Hey there, time traveller!
This article was published 6/4/2014 (970 days ago), so information in it may no longer be current.
Auditor general Carol Bellringer gave notice a year ago she was retiring, effective March 31. Former ombudsman Irene Hamilton resigned more than two years ago to take a government position. Neither of their replacements has been named yet.
Government house leader Andrew Swan says the extraordinary delay was needed because the committee tasked with making appointments wants to get them right.
Can Mr. Swan think Manitobans are so credulous? His government's foot-dragging on hiring these watchdogs is either self-serving or reveals an arrogant disrespect for offices that are key to holding government accountable.
The NDP has a habit of ignoring its responsibility to these appointments. It took three years to confirm Shipra Verma as Manitoba's chief electoral officer. Her predecessor resigned amid considerable controversy and the delay meant Ms. Verma shepherded the office through the 2011 election while in an acting position.
Mr. Swan notes the auditor general and the ombudsman positions have been advertised, but that's small comfort: The legislative affairs committee was given a short list for the electoral officer's position many months before Ms. Verma was hired permanently.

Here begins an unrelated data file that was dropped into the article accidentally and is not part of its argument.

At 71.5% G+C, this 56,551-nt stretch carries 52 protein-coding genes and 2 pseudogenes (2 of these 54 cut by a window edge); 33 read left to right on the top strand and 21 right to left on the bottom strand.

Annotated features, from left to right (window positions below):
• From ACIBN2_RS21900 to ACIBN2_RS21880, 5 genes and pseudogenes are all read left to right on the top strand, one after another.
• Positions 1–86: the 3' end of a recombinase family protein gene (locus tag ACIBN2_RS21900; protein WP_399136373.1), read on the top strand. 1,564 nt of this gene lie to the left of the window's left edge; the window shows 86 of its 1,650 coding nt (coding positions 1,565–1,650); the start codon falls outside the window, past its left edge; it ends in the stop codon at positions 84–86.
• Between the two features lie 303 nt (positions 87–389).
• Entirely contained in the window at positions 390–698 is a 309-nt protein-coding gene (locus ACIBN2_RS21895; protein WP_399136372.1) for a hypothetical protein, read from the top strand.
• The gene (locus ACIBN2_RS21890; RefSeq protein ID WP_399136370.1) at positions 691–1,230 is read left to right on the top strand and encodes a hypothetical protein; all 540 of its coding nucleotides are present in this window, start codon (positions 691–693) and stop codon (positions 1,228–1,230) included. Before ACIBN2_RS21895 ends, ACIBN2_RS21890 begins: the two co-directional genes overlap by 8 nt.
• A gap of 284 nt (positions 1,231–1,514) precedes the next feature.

The Opposition Tories say they agreed last August to move on selecting an auditor general and a permanent ombudsman and told the government in November they thought children's advocate Darlene MacDonald, whose term ends this week, should be reappointed.
These offices should not be led by individuals in acting positions indefinitely. Independent officers of the legislature are trusted to act, free of fear or favour, as watchdogs over government and public offices. Tampering with that weakens the perception that they will work solely in the public interest.
The government, through its leadership of the legislative affairs committee, controls this process of search and appointment. In the least, the NDP simply has not made the appointments a priority or uses them as bargaining chips in negotiations on the legislature's agenda.
The continuing abuse of the power over the watchdog-appointments process must be stopped. Except for the children's advocate, which should be governed by its own act, the terms for officers of the legislature are set in legislation. These acts should be amended to include deadlines for when vacancies must be filled by permanent appointments.